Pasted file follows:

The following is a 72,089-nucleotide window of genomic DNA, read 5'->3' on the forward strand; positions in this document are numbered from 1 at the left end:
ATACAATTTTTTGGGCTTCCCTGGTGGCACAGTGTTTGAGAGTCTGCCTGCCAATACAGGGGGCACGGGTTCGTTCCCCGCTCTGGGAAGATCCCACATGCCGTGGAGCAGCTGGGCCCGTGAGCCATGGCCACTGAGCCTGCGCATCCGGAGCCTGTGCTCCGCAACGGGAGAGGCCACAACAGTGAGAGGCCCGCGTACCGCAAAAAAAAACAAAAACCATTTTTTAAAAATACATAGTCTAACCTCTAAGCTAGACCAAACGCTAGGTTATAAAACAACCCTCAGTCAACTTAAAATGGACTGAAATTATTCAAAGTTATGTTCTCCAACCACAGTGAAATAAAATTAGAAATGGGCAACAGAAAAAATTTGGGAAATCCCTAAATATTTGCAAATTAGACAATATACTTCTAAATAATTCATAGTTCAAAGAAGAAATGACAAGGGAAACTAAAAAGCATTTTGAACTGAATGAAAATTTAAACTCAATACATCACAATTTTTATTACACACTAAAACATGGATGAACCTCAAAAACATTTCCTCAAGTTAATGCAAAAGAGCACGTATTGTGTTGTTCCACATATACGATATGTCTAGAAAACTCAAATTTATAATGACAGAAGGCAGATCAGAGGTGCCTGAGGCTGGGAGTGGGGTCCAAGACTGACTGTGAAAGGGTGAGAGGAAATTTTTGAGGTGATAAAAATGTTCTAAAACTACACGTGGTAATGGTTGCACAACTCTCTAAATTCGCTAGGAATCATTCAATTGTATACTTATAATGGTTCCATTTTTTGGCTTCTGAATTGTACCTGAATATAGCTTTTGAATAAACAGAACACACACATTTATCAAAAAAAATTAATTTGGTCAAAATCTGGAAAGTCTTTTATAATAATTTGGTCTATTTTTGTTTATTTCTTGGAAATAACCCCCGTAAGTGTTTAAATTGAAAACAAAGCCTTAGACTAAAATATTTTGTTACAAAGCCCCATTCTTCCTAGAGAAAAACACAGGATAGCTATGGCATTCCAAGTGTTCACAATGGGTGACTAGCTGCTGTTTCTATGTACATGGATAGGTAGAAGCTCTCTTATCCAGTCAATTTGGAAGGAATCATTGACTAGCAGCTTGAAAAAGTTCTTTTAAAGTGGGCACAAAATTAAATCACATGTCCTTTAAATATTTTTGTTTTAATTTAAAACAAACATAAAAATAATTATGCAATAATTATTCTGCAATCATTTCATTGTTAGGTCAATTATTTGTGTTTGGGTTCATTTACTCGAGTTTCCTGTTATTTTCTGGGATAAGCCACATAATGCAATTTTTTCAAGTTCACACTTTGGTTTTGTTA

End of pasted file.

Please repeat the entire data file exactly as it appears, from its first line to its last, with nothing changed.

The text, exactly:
The following is a 72,089-nucleotide window of genomic DNA, read 5'->3' on the forward strand; positions in this document are numbered from 1 at the left end:
ATACAATTTTTTGGGCTTCCCTGGTGGCACAGTGTTTGAGAGTCTGCCTGCCAATACAGGGGGCACGGGTTCGTTCCCCGCTCTGGGAAGATCCCACATGCCGTGGAGCAGCTGGGCCCGTGAGCCATGGCCACTGAGCCTGCGCATCCGGAGCCTGTGCTCCGCAACGGGAGAGGCCACAACAGTGAGAGGCCCGCGTACCGCAAAAAAAAACAAAAACCATTTTTTAAAAATACATAGTCTAACCTCTAAGCTAGACCAAACGCTAGGTTATAAAACAACCCTCAGTCAACTTAAAATGGACTGAAATTATTCAAAGTTATGTTCTCCAACCACAGTGAAATAAAATTAGAAATGGGCAACAGAAAAAATTTGGGAAATCCCTAAATATTTGCAAATTAGACAATATACTTCTAAATAATTCATAGTTCAAAGAAGAAATGACAAGGGAAACTAAAAAGCATTTTGAACTGAATGAAAATTTAAACTCAATACATCACAATTTTTATTACACACTAAAACATGGATGAACCTCAAAAACATTTCCTCAAGTTAATGCAAAAGAGCACGTATTGTGTTGTTCCACATATACGATATGTCTAGAAAACTCAAATTTATAATGACAGAAGGCAGATCAGAGGTGCCTGAGGCTGGGAGTGGGGTCCAAGACTGACTGTGAAAGGGTGAGAGGAAATTTTTGAGGTGATAAAAATGTTCTAAAACTACACGTGGTAATGGTTGCACAACTCTCTAAATTCGCTAGGAATCATTCAATTGTATACTTATAATGGTTCCATTTTTTGGCTTCTGAATTGTACCTGAATATAGCTTTTGAATAAACAGAACACACACATTTATCAAAAAAAATTAATTTGGTCAAAATCTGGAAAGTCTTTTATAATAATTTGGTCTATTTTTGTTTATTTCTTGGAAATAACCCCCGTAAGTGTTTAAATTGAAAACAAAGCCTTAGACTAAAATATTTTGTTACAAAGCCCCATTCTTCCTAGAGAAAAACACAGGATAGCTATGGCATTCCAAGTGTTCACAATGGGTGACTAGCTGCTGTTTCTATGTACATGGATAGGTAGAAGCTCTCTTATCCAGTCAATTTGGAAGGAATCATTGACTAGCAGCTTGAAAAAGTTCTTTTAAAGTGGGCACAAAATTAAATCACATGTCCTTTAAATATTTTTGTTTTAATTTAAAACAAACATAAAAATAATTATGCAATAATTATTCTGCAATCATTTCATTGTTAGGTCAATTATTTGTGTTTGGGTTCATTTACTCGAGTTTCCTGTTATTTTCTGGGATAAGCCACATAATGCAATTTTTTCAAGTTCACACTTTGGTTTTGTTA